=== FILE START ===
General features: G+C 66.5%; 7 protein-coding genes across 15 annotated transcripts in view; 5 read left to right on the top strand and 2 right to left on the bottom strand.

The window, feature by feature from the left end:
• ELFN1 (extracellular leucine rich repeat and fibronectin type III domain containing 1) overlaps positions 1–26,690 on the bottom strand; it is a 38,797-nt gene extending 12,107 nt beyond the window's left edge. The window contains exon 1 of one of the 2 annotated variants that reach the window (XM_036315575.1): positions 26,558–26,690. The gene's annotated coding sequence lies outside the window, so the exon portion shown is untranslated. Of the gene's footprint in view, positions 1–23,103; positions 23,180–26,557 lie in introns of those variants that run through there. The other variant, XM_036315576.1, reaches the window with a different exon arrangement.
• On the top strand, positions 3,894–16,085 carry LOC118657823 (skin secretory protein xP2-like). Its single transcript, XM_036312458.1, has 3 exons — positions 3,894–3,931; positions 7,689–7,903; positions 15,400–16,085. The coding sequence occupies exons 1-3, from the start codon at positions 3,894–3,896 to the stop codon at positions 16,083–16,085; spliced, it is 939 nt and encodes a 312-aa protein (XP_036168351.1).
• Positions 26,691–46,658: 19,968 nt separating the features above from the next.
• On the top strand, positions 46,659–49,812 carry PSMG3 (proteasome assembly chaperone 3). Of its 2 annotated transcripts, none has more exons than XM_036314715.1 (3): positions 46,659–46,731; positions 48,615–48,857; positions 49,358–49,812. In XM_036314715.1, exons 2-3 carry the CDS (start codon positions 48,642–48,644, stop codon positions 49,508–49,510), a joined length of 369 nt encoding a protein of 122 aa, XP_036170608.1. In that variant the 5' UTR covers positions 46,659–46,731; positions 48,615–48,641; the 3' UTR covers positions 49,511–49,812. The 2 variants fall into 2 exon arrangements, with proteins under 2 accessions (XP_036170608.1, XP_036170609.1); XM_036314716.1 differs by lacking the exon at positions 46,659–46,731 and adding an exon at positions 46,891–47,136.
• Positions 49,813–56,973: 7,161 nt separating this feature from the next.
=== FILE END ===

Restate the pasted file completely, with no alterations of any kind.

General features: G+C 66.5%; 7 protein-coding genes across 15 annotated transcripts in view; 5 read left to right on the top strand and 2 right to left on the bottom strand.

The window, feature by feature from the left end:
• ELFN1 (extracellular leucine rich repeat and fibronectin type III domain containing 1) overlaps positions 1–26,690 on the bottom strand; it is a 38,797-nt gene extending 12,107 nt beyond the window's left edge. The window contains exon 1 of one of the 2 annotated variants that reach the window (XM_036315575.1): positions 26,558–26,690. The gene's annotated coding sequence lies outside the window, so the exon portion shown is untranslated. Of the gene's footprint in view, positions 1–23,103; positions 23,180–26,557 lie in introns of those variants that run through there. The other variant, XM_036315576.1, reaches the window with a different exon arrangement.
• On the top strand, positions 3,894–16,085 carry LOC118657823 (skin secretory protein xP2-like). Its single transcript, XM_036312458.1, has 3 exons — positions 3,894–3,931; positions 7,689–7,903; positions 15,400–16,085. The coding sequence occupies exons 1-3, from the start codon at positions 3,894–3,896 to the stop codon at positions 16,083–16,085; spliced, it is 939 nt and encodes a 312-aa protein (XP_036168351.1).
• Positions 26,691–46,658: 19,968 nt separating the features above from the next.
• On the top strand, positions 46,659–49,812 carry PSMG3 (proteasome assembly chaperone 3). Of its 2 annotated transcripts, none has more exons than XM_036314715.1 (3): positions 46,659–46,731; positions 48,615–48,857; positions 49,358–49,812. In XM_036314715.1, exons 2-3 carry the CDS (start codon positions 48,642–48,644, stop codon positions 49,508–49,510), a joined length of 369 nt encoding a protein of 122 aa, XP_036170608.1. In that variant the 5' UTR covers positions 46,659–46,731; positions 48,615–48,641; the 3' UTR covers positions 49,511–49,812. The 2 variants fall into 2 exon arrangements, with proteins under 2 accessions (XP_036170608.1, XP_036170609.1); XM_036314716.1 differs by lacking the exon at positions 46,659–46,731 and adding an exon at positions 46,891–47,136.
• Positions 49,813–56,973: 7,161 nt separating this feature from the next.